top of page

Disqualification u/s.8(3) RP Act,1951 will continue so long as there is no stay of conviction: SC

Disqualification u/s.8(3) RP Act,1951 will continue so long as there is no stay of conviction


Saritha S. Nair v. Hibi Eden

Special Leave Petition (Civil) No.10678 Of 2020

09 December, 2020


The Hon’ble Supreme Court comprising of Chief Justice of India S.A. Bobde, Justcie A.S. Bopanna and Justice V. Ramasubramanian held in a case that the date of conviction is what determines the date of commencement of the period of disqualification and it is date of release which determines the date on which the disqualification will cease to have effect.


The petitioner filed her nomination on 04.04.2019 in the Ernakulam Constituency for the Lok Sabha Elections in 2019. The nomination was rejected on the ground that she was convicted in 2 criminal cases wherein she was sentenced to 3 years imprisonment with fine (In both the cases). The criminal Appeals filed by the Petitioner were rejected by the respective sessions courts, however, the High Court in two separate revision petitions suspended and stayed the execution of sentence of the petitioner. The Petitioner filed writ petitions, which was dismissed, aggrieved by the order of rejection of her nomination.

Therefore, after the elections were over, the petitioner filed an election petition in Election Petition No.4 of 2019. The High Court holding against the petitioner cited two reasons for the same (i) that it contained incurable defects; and (ii) that in any case, the petitioner admittedly suffered from a disqualification (Criminal conviction). It is against this judgment the present appeal is preferred.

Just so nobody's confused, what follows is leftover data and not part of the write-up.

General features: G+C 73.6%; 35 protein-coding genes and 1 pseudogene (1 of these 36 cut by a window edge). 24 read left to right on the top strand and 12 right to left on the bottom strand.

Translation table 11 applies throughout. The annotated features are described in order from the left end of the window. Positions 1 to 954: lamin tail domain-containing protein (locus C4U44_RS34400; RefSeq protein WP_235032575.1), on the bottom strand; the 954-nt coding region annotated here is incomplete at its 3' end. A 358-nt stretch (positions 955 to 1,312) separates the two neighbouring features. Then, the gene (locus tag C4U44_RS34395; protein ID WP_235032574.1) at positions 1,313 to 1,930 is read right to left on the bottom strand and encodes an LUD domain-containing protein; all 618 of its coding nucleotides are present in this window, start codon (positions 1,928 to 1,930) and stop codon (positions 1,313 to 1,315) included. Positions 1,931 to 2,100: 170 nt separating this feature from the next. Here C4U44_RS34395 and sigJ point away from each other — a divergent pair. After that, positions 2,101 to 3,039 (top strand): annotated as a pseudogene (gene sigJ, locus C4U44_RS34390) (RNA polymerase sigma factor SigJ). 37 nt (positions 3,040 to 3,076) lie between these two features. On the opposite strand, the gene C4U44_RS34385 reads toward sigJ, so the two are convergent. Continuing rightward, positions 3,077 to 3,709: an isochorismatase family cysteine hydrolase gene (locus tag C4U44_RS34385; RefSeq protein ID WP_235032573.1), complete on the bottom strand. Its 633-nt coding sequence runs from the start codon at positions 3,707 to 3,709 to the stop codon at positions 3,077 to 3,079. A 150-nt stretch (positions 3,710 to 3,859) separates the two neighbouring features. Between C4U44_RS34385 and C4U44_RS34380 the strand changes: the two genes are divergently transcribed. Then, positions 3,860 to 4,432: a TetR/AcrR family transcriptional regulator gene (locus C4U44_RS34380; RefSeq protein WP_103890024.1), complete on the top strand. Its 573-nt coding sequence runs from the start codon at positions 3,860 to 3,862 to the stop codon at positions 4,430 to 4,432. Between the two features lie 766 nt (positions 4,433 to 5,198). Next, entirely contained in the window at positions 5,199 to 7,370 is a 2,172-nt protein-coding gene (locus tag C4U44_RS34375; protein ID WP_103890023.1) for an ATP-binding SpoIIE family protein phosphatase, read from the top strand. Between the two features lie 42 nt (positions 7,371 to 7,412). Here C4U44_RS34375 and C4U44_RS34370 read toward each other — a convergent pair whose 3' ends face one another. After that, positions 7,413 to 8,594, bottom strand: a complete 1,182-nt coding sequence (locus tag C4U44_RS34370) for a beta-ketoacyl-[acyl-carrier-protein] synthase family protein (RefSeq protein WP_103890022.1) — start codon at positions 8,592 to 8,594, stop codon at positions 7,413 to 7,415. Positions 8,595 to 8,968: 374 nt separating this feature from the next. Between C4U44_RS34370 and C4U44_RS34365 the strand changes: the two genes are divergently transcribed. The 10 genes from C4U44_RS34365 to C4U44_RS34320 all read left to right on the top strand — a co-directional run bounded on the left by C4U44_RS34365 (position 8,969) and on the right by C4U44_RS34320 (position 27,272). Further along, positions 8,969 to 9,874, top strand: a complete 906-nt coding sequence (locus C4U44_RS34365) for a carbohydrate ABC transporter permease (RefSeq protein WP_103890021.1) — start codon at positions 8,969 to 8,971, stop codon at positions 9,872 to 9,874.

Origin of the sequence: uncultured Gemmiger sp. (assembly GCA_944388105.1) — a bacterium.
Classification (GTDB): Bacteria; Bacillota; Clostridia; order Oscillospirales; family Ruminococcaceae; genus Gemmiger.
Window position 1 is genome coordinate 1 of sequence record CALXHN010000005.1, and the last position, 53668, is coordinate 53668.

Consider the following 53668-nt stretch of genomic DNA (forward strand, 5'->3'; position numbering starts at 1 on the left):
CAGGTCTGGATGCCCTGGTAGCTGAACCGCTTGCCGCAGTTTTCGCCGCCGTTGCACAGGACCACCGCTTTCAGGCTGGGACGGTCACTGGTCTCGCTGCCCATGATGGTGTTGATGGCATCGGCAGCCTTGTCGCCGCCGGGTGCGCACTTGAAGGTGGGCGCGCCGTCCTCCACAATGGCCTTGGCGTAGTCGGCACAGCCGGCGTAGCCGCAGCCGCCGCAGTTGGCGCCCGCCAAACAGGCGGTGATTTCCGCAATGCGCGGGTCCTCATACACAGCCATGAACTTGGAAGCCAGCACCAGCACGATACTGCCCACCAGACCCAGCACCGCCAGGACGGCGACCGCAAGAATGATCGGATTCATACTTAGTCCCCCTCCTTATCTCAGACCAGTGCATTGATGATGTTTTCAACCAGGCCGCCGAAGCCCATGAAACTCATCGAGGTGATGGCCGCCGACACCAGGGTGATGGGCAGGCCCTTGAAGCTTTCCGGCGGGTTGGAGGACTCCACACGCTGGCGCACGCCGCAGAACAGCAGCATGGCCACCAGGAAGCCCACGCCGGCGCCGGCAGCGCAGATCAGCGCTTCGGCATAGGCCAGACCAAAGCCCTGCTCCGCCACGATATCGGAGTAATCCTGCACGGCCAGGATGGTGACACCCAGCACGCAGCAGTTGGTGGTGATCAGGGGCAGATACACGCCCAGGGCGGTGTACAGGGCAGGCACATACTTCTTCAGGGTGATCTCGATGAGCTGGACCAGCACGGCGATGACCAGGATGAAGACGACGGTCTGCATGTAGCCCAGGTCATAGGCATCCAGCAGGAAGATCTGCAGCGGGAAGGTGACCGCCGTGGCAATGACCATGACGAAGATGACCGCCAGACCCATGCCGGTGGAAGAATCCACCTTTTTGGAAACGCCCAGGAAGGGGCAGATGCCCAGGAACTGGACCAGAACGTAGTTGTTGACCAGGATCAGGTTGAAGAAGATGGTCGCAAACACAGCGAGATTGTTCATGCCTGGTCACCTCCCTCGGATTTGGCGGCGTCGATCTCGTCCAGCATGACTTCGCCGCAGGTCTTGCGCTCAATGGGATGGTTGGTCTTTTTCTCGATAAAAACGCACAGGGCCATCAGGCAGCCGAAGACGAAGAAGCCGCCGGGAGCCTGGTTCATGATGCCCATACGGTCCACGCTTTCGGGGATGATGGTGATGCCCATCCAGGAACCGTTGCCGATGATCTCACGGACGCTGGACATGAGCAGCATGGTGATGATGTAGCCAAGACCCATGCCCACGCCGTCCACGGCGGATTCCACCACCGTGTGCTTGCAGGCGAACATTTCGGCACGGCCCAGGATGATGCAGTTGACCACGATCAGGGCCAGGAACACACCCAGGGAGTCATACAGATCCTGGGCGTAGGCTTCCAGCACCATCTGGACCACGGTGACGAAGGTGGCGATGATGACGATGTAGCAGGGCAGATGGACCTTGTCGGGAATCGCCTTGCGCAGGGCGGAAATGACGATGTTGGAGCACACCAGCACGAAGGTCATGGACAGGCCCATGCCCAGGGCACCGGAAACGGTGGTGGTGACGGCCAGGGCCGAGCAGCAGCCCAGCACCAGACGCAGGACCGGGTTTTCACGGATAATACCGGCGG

The main contention of the petitioner in her election petition was that (i) she had simultaneously filed a nomination in the Amethi Constituency of Uttar Pradesh and that despite disclosure of the very same information about her conviction and pendency of appeals, her nomination was accepted there. Therefore, she contended that 2 different yardsticks cannot be applied. (ii) So long as the sentence of imprisonment remained suspended, the disqualification under Section 8(3) of the Representation of the People Act, 1951, may not be attracted.


The issues discussed and answered by the Court are as follows:

Whether the election petitions were maintainable, when the conviction was not suspended in appeal or revision. The High Court decided to take up this preliminary issue also for consideration along with the question relating to curability of defects noticed in the election petitions. (Para 14)


The Court, after referring to Section 81, 83, 84, 87 of the Representation of People Act, Order VI Rule 14, 15 of the Code of Civil Procedure, referred, among other judgments, to its judgments in F.A. Sapa vs. Singora (1991) 3 SCC 375 K.K. Ramachandran Master vs. M.V. Sreyamakumar (2010) 7 SCC 428, P.A. Mohammed Riyas vs. M.K. Raghavan (2012) 5 SCC 511 , G.M.Siddeshwar vs. Prasanna Kumar (2013) 4 SCC 776, observed the following:

The upshot of the above discussion is that a defective verification is a curable defect. An election petition cannot be thrown out in limine, on the ground that the verification is defective. (Para 43)